A freight railroad official with strong ties to shipping out of Mexico says he is seeing some offshore manufacturing shift back to North America as labor costs rise in China.
“We have seen it very dramatically in the appliance world,” Brian Bower, senior vice president for sales and marketing at Kansas City Southern Railway, told the Credit Suisse Automotive & Transportation Conference in New York this week.
Bowers said the railroad, which has a north-south freight network that stretches deep into Mexico, has seen the manufacturing shift from companies such as Whirlpool, Samsung and LG -- companies whose manufacturing includes appliances and household consumer goods.
By The Numbers: U.S. Surface Trade With Mexico.
Manufacturing industry observers have suggested that rising labor costs could cut into the advantages many companies have gained in pushing factory work to China, luring them away from an offshoring strategy that has helped forge extensive global supply chains.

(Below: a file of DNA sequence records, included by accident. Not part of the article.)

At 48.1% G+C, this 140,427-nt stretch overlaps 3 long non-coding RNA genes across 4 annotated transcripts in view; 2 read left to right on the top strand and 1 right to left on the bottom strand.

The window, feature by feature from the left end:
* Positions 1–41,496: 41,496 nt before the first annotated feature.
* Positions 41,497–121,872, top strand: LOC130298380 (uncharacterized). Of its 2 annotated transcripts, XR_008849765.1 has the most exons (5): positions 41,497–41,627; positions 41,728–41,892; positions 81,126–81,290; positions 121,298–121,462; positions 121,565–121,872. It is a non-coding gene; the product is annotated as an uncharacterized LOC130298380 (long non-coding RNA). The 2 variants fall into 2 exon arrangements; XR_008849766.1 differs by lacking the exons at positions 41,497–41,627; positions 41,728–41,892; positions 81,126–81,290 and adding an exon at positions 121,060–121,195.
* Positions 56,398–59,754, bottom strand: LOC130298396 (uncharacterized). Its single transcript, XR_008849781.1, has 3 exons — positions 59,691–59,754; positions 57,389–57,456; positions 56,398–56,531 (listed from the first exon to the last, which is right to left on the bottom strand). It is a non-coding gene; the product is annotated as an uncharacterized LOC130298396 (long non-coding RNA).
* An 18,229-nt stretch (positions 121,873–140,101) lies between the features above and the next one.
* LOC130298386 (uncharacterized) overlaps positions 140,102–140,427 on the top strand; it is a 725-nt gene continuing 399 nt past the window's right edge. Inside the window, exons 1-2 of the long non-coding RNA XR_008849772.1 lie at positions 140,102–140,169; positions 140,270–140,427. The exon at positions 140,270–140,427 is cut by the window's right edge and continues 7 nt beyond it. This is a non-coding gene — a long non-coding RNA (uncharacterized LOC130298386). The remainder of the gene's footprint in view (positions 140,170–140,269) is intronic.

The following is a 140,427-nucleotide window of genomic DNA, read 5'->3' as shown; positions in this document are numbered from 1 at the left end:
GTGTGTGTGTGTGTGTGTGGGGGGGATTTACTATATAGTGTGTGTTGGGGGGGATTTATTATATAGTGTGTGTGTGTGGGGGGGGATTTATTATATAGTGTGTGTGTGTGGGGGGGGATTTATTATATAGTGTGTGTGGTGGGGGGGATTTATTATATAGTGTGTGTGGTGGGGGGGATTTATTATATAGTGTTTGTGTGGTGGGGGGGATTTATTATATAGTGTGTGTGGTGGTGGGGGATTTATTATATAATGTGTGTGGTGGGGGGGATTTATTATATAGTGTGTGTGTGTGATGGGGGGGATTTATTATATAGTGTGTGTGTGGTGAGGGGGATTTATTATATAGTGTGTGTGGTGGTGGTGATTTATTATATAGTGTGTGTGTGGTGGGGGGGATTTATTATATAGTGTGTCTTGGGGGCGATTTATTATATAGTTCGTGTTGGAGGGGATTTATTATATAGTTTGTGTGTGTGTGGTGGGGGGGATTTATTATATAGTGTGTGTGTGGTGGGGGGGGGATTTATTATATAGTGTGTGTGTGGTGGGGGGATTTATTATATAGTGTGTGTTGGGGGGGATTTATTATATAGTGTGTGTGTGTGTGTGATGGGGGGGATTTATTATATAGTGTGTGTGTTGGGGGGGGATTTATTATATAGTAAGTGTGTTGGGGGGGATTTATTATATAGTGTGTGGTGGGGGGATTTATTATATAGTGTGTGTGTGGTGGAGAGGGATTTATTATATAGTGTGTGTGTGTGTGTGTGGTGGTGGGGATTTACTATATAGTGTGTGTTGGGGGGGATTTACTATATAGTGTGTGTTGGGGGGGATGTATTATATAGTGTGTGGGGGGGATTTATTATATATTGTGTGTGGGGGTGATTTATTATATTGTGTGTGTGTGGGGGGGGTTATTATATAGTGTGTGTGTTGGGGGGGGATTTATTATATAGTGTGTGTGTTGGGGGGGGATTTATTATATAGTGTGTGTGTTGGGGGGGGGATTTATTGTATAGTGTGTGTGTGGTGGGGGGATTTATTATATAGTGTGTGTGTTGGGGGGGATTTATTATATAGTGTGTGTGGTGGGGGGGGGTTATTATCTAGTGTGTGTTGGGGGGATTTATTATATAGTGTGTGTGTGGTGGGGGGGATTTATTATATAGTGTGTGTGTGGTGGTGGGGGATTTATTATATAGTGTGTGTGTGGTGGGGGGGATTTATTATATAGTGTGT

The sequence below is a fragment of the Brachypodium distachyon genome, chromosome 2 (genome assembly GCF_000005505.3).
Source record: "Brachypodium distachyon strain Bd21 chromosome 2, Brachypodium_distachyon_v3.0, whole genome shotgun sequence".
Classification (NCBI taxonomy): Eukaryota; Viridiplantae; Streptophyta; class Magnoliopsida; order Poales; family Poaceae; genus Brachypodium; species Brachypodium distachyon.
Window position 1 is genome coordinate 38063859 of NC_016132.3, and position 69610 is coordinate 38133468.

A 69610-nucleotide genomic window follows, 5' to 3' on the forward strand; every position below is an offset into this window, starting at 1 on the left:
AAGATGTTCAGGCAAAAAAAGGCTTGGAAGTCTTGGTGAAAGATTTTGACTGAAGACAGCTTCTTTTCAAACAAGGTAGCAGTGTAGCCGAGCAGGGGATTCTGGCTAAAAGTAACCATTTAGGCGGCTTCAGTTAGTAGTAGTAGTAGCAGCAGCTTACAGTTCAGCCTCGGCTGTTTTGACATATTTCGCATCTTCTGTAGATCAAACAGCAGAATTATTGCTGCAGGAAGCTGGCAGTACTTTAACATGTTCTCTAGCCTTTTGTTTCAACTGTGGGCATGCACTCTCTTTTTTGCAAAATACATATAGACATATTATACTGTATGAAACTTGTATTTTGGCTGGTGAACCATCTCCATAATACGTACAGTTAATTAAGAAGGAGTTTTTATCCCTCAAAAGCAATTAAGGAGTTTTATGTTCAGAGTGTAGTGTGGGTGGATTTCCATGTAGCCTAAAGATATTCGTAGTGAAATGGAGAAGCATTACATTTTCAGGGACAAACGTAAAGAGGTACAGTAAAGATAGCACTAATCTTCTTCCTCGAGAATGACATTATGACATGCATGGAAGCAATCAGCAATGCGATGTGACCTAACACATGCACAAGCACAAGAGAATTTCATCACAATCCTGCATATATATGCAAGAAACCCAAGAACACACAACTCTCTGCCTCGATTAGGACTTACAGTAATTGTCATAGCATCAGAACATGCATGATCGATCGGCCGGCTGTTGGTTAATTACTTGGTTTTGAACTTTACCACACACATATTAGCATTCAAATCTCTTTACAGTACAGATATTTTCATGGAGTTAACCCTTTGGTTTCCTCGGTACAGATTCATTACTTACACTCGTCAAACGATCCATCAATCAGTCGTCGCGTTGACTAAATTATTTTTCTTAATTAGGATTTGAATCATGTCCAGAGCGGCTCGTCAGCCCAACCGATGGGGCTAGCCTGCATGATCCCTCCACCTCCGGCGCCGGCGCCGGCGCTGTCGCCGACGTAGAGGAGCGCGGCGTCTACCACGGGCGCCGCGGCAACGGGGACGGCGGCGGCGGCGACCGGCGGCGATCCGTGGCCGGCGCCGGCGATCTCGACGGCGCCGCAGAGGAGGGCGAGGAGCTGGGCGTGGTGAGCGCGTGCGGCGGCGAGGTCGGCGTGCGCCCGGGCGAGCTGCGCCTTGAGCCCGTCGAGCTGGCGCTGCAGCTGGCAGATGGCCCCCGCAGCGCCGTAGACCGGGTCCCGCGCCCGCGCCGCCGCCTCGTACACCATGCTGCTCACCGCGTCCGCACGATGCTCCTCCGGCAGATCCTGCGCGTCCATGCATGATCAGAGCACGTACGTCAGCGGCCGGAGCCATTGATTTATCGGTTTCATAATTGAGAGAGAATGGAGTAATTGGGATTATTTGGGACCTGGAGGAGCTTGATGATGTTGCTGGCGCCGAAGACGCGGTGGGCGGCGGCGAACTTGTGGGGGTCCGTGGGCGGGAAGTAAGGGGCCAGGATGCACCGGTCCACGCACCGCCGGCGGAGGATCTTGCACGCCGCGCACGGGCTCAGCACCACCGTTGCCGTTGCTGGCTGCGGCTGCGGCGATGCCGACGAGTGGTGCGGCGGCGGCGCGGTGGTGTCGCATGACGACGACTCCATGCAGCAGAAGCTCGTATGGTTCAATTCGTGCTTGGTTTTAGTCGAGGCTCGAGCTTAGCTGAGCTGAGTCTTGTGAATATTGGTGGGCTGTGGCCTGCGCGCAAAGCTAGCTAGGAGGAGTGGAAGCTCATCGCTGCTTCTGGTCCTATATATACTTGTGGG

Michigan-based Whirlpool gave a boost to U.S. manufacturing last week when it announced plans to build a million-square-foot plant in Cleveland, Tenn., for making cooking appliances.
Bower said the light manufacturing involved in household goods is growing even more rapidly in Mexico.
“These companies are consolidating their operations in Mexico, and we’re seeing that in a very tangible manner on our trains,” Bower said.